Powerful ammo in the ongoing ‘culture war’ about racism

June 12, 2024
book cover, background drawing of massacre by Native Police
Background image: Drawing by Aboriginal boy Oscar of Native Police operation circa 1897 near Camooweal. National Library of Australia. Public Domain

Killing for Country: A Family History
By David Marr
Black Inc Books, 2023
432 pp
Paperback: $39.99

This book was not a quick read. David Marr chronicles in brutal detail a story of his forebears, Reginald Uhr and his brother Darcy who served as white officers in the Native Police, a paramilitary force that was deployed from 1849 to the 1920s to carry out systematic massacres of First Nations peoples in the frontier wars in Queensland and the Northern Territory.

This is veteran journalist Marr’s personal contribution to the truth-telling that is still mostly ahead in the European colonial settler state that calls itself Australia.

The book came out in October 2023 and Marr regrets that it did not come out early enough to play a role in the debates that led to the failed 2023 Australian Indigenous Voice referendum.

I read this book against the backdrop of the ongoing genocide in Gaza by Israel, another racist European colonial settler state. The public was being bombarded with arguments about racism and antisemitism in yet another “culture war” launched by the right and propagated by the media establishment in a naked attempt to justify this colonial genocide.

The true victims of colonial genocide were branded the aggressors and the perpetrators were dubbed the “victims”.

A powerful speech by United Nations Special Rapporteur on the occupied Palestinian territories Francesca Albanese (the “good Albanese” as she has been popularly hailed) pointed out the bleeding obvious — that racism is the “unavoidable organic consequence” of colonial settlement.

Marr has laid out detailed proof that this was the same in Australia.

Killing For Country is powerful ammo in the culture war about Australian frontier violence for those on the right side of justice. When former Liberal PM John Howard and a bunch of conservative writers tried to dismiss the history of the bloody frontier wars in Australia, chronicled by Henry Reynolds and others, they cast doubt on massacre numbers by demanding more proof.

The right demanded official body counts and forensic evidence for massacres that they knew full well were systematically covered up and minimised in official accounts.

Killing For Country demolishes this white wash with historical detail about the crimes of Marr's forebears “in the massacre business” that cannot be denied.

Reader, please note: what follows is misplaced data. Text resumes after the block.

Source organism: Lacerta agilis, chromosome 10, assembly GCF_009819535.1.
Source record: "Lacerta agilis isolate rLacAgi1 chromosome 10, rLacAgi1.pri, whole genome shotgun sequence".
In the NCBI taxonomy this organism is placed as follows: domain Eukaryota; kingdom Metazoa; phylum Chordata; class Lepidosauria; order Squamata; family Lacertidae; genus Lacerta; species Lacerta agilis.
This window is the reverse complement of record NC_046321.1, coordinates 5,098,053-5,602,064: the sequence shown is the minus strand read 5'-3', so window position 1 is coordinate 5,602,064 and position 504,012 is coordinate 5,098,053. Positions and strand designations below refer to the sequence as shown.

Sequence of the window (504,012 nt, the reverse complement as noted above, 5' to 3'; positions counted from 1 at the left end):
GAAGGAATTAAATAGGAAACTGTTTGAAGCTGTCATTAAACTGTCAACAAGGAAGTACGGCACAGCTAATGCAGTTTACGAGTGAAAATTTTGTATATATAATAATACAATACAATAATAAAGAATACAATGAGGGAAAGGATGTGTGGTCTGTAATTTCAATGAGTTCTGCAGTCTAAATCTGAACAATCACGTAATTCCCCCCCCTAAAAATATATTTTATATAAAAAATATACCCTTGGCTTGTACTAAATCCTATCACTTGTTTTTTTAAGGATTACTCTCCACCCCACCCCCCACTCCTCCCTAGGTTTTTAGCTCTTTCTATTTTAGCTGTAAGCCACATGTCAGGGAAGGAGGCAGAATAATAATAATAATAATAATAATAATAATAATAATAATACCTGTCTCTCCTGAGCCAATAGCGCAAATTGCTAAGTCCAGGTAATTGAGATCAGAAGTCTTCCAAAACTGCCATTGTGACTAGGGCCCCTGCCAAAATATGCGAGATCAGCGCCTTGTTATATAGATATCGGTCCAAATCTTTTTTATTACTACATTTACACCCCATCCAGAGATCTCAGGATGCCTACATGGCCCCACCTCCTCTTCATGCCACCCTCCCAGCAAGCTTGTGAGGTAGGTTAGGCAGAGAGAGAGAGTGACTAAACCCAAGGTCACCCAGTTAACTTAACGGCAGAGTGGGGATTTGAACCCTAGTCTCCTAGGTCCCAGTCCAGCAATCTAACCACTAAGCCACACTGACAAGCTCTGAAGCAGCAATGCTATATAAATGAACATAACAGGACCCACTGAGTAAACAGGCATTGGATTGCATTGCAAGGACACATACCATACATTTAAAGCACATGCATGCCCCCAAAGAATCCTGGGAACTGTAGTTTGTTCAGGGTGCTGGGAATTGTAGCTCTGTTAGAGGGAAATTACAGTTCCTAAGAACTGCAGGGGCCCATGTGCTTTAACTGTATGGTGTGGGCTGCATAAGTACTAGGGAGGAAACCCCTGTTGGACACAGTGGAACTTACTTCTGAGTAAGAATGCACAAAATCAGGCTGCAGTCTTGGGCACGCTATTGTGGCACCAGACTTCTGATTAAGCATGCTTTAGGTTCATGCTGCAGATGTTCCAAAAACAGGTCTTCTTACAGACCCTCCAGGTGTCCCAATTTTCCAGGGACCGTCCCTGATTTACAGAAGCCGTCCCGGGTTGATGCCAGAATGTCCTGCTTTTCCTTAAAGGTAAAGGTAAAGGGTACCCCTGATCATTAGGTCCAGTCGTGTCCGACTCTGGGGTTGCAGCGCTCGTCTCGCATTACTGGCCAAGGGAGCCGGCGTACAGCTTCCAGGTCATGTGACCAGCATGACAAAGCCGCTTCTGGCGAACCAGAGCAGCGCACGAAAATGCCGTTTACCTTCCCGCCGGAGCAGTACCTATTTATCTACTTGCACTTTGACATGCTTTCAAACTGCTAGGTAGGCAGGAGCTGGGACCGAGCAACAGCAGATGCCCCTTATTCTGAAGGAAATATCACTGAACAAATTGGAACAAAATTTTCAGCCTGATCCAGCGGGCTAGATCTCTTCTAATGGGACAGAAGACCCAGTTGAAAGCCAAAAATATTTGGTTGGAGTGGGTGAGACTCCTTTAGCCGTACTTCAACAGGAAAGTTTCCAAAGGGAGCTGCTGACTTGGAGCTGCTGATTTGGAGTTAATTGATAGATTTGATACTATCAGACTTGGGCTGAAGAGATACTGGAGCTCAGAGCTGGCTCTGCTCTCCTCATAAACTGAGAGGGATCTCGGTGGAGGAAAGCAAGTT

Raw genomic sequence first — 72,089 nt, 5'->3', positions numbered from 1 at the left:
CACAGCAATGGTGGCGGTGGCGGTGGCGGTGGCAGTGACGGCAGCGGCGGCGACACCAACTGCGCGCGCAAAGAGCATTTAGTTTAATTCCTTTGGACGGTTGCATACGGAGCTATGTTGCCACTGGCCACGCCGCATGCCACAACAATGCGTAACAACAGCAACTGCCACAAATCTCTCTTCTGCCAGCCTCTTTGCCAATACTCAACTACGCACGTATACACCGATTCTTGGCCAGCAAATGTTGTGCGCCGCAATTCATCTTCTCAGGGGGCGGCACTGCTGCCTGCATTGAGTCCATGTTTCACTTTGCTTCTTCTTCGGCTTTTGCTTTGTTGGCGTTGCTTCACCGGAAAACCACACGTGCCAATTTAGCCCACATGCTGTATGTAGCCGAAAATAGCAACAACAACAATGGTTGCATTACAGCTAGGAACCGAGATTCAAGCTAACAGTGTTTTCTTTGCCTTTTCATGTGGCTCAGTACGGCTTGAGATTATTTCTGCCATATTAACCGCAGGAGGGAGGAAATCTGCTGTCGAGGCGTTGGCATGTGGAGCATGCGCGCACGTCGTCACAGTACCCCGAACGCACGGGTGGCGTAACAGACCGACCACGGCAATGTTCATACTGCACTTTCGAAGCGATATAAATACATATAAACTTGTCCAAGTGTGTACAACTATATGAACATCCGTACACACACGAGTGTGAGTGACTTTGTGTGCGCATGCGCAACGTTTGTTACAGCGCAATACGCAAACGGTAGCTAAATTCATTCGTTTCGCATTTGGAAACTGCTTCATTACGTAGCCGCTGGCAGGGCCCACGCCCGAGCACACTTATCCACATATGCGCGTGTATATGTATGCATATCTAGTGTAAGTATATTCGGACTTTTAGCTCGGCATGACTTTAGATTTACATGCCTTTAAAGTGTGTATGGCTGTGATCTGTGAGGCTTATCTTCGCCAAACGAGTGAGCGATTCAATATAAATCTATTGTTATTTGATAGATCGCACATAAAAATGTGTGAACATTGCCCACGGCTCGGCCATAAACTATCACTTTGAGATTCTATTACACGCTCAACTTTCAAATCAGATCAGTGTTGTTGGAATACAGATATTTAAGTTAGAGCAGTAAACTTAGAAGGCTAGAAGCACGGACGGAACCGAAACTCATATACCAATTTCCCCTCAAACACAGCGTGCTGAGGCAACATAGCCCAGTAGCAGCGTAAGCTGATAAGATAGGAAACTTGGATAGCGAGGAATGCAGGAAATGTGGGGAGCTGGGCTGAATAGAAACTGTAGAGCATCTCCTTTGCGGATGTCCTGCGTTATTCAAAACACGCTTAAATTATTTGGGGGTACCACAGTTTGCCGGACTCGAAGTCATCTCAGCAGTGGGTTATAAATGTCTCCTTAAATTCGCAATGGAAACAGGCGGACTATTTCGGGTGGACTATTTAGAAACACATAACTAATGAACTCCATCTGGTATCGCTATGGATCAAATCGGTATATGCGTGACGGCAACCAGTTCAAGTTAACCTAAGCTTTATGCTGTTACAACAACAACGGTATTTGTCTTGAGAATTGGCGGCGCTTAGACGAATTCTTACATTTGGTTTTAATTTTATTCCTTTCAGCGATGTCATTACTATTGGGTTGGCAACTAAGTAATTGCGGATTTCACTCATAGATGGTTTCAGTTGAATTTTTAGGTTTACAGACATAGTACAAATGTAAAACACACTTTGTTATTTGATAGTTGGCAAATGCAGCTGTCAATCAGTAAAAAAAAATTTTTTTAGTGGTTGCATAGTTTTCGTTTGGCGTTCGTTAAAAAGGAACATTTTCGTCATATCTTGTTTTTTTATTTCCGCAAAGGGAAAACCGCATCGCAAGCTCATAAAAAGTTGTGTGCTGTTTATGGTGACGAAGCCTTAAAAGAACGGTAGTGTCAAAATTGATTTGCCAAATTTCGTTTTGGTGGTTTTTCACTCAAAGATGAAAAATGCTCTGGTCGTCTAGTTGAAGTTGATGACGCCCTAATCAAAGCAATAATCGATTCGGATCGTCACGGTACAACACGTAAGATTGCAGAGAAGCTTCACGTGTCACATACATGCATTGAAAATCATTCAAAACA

Marr does not just report the massacres by the Uhr brothers and the people who set them on this bloody path, he also follows the money and hence traces the economic drivers of their violence.

So the story does not begin in the Queensland frontier but in early Sydney, where the land-hungry merchant Richard Jones arrived in 1809. Jones and others like him considered themselves good Christians but they became rich and powerful through dispossession and systematic extermination of First Nations peoples all the way up the east coast.

“What began as an account of the bloody exploits of the [Uhr] brothers turned into a history of an invasion in which they were foot soldiers. I was drawn into the worlds of sheep, money, merchants, the press, the church, the law and London’s imperial cowardice. I was intrigued by the shadowy forms of today’s politics emerging from the frontier wars — particularly the still potent belief in many quarters that the Aboriginal people deserve nothing for the continent that they lost. Polls show hostility is strongest where most blood was shed despising those we have wronged is another way we humans have of dealing with our shame.”

Because this is a family story as well as a dive into this continent’s hidden history, Marr has answered Howard’s claim that painful truth telling like this is a “black armband view of history”.

“We can be proud of our families for things done generations ago. We can also be ashamed. I feel no guilt for what Reg did. But I can’t argue away the shame that overcame me when I first saw that photograph of Sub-Inspector Uhr in his pompous uniform,” he wrote.

After he did his research on the Uhr brothers, Marr felt embarrassed that he had been “reporting on race and politics in this country for so long without it ever crossing my mind that my family might have played a part in the frontier wars. My blindness was so Australian.”

Marr describes Killing For Country as “an act of atonement, of penance by storytelling”.

“But I wasn’t wallowing in my own shame. None of us are free of this past,” he wrote.

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